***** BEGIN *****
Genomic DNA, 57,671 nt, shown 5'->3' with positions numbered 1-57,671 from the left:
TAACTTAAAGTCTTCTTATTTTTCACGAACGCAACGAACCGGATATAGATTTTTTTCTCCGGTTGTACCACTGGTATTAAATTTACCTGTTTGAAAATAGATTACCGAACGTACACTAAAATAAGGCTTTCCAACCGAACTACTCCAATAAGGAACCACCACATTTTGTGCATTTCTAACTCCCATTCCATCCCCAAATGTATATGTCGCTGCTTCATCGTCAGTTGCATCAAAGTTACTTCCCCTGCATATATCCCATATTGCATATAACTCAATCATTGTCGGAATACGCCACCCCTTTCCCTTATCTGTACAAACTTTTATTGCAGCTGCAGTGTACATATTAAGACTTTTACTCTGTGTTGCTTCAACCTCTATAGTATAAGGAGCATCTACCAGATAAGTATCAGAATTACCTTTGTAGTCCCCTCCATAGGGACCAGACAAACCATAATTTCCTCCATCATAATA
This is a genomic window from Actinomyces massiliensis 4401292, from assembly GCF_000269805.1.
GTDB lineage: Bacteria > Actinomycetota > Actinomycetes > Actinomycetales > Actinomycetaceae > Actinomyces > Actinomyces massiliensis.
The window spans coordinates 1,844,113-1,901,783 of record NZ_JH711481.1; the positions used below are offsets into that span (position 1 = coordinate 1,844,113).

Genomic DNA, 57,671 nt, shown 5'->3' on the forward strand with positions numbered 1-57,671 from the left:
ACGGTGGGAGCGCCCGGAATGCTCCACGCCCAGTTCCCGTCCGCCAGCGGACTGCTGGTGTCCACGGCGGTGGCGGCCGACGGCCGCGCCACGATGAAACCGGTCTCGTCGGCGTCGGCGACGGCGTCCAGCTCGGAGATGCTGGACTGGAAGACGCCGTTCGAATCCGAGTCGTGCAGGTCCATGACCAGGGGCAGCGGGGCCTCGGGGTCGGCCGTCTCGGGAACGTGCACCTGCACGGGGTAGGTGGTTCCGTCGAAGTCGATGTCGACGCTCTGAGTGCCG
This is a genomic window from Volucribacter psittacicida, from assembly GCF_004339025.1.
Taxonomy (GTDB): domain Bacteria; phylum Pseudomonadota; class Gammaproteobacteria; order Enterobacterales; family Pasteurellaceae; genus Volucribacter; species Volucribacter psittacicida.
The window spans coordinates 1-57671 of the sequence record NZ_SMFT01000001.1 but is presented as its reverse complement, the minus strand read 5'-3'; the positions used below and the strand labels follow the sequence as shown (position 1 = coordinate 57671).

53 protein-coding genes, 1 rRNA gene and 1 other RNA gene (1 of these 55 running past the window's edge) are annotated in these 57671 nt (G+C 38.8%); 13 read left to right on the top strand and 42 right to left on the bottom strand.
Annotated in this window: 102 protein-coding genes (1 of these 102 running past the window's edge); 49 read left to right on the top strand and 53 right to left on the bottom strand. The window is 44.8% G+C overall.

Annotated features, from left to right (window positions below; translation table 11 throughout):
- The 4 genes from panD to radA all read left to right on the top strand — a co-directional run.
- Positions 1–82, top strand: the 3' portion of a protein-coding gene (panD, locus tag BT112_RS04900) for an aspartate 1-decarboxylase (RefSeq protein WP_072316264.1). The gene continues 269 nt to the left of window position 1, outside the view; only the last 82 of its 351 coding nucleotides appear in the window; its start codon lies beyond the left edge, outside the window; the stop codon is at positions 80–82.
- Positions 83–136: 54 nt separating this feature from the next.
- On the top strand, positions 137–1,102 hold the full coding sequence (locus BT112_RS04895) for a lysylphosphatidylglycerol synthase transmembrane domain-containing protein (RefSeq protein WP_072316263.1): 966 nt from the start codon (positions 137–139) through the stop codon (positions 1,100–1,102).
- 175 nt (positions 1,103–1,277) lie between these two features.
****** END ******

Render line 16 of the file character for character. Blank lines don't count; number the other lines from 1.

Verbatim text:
- Positions 83–136: 54 nt separating this feature from the next.